Alternative therapies for asthma


If you have asthma, you’re likely familiar with the chest tightness, coughing, wheezing, and shortness of breath that accompany an asthma attack. While medications such as bronchodilators, anti-inflammatory drugs, or biologic therapies are commonly used to manage asthma, you might also consider natural treatments. These treatments often fall under complementary and alternative medicine categories.

Complementary treatments are used alongside traditional therapies prescribed by your doctor, while alternative treatments are used independently. Some of the options in these categories include herbs, dietary supplements, acupuncture, chiropractic therapy, massage therapy, and biofeedback. Exploring these treatments can provide additional ways to manage asthma symptoms and improve your overall well-being.

Reasons for undergoing the procedure

Many people seek natural remedies for asthma or wonder how to cure it naturally. There are numerous complementary and alternative treatments that claim to address asthma. However, due to the limited or nonexistent research studies on most of these treatments, their effectiveness and safety remain uncertain.


While there’s limited research backing the efficacy of these approaches for managing asthma, healthcare providers generally consider mind-body techniques safe. However, over-the-counter treatments and herbal supplements carry notable risks of side effects. Prior to trying any alternative therapy for asthma, it’s crucial to consult your healthcare provider. They can offer personalized guidance based on your overall health and well-being.


The following are the list of alternative therapies for asthma:

Herbal and supplemental therapy
Asthma symptoms may be alleviated by certain herbs and dietary supplements, although much of the research is still ongoing or inconclusive. It is important to note that many natural and over-the-counter products can have negative side effects. Additionally, there have been reports of medication interactions with certain herbs used for asthma treatment. For example:

  • Gingko biloba: Used to reduce lung inflammation, but can cause bleeding issues when taken with warfarin.
  • Licorice root: Used to relieve asthmatic lung symptoms, but can cause an elevation in blood pressure.

Magnesium and fish oil are products that have undergone scientific evaluation. Occasionally, vitamin C is combined with these ingredients. Inflammation and asthma symptoms may be lessened by:

  • Vitamin C (ascorbic acid)
  • Fish oil: High in omega-3 fatty acids

Tea and coffee may also help relieve asthma symptoms due to their caffeine content, a mild bronchodilator. Tea contains theophylline, a chemical similar to caffeine, which is also available in tablet form (Uniphyl) as a less common prescription medicine for asthma.

Yoga and Relaxation
Adults with asthma often opt for alternative treatments like qi gong, tai chi, and yoga to complement their exercise regimen. Proper breathing techniques are integral to yoga practice, also known as pranayama, which emphasizes deep breathing to open airways and manage stress. This can potentially aid in asthma management. Although there is currently no evidence to support the claim that yoga reduces asthma symptoms, it can still be beneficial if it makes individuals feel and breathe better.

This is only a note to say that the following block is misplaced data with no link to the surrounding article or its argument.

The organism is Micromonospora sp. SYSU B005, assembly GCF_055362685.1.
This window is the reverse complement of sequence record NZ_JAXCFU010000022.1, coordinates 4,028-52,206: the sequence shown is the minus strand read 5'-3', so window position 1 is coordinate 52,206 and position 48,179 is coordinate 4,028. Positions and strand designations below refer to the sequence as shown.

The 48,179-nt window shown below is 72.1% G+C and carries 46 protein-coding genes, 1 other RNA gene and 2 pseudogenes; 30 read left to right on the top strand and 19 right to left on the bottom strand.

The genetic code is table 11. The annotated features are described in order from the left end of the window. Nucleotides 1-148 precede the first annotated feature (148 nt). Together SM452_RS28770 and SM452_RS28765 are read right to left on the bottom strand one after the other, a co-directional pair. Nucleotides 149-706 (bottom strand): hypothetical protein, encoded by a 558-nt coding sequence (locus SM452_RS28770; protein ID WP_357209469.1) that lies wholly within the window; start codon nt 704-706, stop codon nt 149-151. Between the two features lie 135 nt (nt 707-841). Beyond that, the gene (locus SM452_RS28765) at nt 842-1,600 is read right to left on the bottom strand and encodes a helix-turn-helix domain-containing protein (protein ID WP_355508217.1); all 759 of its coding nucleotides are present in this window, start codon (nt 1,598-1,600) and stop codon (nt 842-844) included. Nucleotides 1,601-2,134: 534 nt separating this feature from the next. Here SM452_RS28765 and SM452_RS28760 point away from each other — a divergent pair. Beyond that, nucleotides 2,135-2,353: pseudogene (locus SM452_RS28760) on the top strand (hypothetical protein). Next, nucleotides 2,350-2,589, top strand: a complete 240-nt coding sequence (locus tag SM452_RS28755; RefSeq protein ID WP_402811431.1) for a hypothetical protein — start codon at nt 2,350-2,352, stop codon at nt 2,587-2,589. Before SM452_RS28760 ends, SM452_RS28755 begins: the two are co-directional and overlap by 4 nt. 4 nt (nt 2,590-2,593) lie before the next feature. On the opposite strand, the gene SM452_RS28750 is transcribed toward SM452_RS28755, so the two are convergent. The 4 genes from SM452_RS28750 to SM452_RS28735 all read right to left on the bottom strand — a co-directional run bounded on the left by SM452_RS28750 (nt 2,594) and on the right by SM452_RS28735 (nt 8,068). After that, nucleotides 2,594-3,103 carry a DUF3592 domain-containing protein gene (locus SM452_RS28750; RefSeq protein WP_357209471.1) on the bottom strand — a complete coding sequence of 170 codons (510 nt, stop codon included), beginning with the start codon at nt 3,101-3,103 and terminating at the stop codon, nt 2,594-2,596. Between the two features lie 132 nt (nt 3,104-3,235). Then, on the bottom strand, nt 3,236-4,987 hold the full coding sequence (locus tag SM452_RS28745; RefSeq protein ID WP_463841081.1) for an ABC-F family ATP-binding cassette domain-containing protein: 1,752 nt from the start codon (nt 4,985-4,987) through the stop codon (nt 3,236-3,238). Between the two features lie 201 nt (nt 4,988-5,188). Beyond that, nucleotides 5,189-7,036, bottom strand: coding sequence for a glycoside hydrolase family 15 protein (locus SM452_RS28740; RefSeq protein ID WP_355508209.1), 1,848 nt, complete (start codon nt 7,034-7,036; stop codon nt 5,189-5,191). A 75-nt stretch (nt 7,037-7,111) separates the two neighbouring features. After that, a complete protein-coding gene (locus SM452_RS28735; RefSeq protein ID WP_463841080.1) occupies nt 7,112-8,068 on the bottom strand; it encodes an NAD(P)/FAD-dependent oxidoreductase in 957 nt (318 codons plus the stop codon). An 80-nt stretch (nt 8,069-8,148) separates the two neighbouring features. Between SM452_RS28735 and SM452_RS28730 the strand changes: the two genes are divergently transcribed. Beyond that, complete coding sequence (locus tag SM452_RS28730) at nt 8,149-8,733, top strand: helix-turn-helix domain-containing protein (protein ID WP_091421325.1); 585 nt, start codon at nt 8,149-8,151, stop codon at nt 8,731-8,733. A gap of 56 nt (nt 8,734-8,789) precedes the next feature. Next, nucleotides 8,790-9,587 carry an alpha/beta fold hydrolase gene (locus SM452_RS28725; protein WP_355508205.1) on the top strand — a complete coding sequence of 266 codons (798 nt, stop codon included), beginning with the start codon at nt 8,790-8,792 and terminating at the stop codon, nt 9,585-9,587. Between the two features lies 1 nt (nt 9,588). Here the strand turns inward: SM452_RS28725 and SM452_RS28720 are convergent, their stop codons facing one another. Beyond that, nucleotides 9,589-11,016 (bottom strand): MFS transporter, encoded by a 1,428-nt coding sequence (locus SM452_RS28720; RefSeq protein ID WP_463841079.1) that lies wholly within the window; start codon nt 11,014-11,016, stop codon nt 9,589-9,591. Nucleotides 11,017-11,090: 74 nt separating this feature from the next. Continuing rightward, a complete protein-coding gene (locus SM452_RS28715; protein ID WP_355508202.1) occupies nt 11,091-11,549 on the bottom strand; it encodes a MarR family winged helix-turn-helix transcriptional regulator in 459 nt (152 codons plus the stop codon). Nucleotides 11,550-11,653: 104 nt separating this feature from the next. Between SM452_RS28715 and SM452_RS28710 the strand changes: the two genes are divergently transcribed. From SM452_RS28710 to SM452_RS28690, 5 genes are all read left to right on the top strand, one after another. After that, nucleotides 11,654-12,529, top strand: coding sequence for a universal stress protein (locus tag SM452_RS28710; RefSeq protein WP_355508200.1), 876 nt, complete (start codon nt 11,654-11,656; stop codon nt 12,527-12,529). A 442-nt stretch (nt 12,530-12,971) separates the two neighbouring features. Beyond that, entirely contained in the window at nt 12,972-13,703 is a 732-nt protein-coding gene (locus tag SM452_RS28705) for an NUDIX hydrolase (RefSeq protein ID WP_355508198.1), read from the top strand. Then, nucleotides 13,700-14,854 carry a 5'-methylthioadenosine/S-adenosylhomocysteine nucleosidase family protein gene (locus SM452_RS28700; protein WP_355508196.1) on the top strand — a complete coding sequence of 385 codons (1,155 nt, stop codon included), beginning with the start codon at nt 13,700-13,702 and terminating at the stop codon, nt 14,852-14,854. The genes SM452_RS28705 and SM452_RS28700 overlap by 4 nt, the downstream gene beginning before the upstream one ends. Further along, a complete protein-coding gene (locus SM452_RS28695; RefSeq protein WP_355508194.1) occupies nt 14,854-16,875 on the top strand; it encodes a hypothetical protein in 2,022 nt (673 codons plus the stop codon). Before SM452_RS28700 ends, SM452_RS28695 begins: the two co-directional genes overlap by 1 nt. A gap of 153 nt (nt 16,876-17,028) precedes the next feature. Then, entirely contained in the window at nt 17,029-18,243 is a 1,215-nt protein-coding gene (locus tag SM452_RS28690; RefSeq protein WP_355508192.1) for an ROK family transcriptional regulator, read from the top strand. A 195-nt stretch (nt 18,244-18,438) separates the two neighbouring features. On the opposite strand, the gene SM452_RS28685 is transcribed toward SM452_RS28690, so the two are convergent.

Acupuncture is a traditional Chinese procedure where extremely thin needles are inserted into specific strategic points in the skin. It is occasionally used to reduce asthma symptoms, but the effectiveness of this treatment isn’t well supported by research.

Biofeedback involves learning how to alter how your body functions. During a biofeedback session, you wear painless sensors that monitor your heart rate, respiration rate, and brain activity. Based on the results, your healthcare provider will make recommendations about how to modify those physiological signals. For several asthmatics, learning to breathe in more air during an episode has helped to lessen their worry and panic.


The key to managing asthma is avoiding triggers that worsen your condition. This involves efforts to minimize mold and dust in your home, such as keeping windows closed to prevent dust mites and pollutants from entering. Your healthcare provider may recommend using rescue inhalers or other medications during asthma attacks, alongside trigger avoidance. Developing an asthma action plan, advised by your healthcare provider, serves as a valuable tool for you, your caregivers, and your healthcare team to prevent asthma episodes from escalating.

The following advice can be used while considering utilizing alternative therapies:

  • Before using any herbal products, discuss them with your healthcare provider.
  • Notify your healthcare provider and stop using the herbal product immediately if you have any adverse reactions, such as diarrhea, rashes, anxiety, sleeplessness, fast heartbeat, nausea, or vomiting.
  • Watch out for promotional promises about the abilities of herbal products. Find information from sources that are based in science.
  • Pick your brands wisely. Buying brands should only be done if they provide the common and scientific names of the herb, the manufacturer’s name and address, batch and lot numbers, expiration dates, recommended dosages, and any possible adverse effects.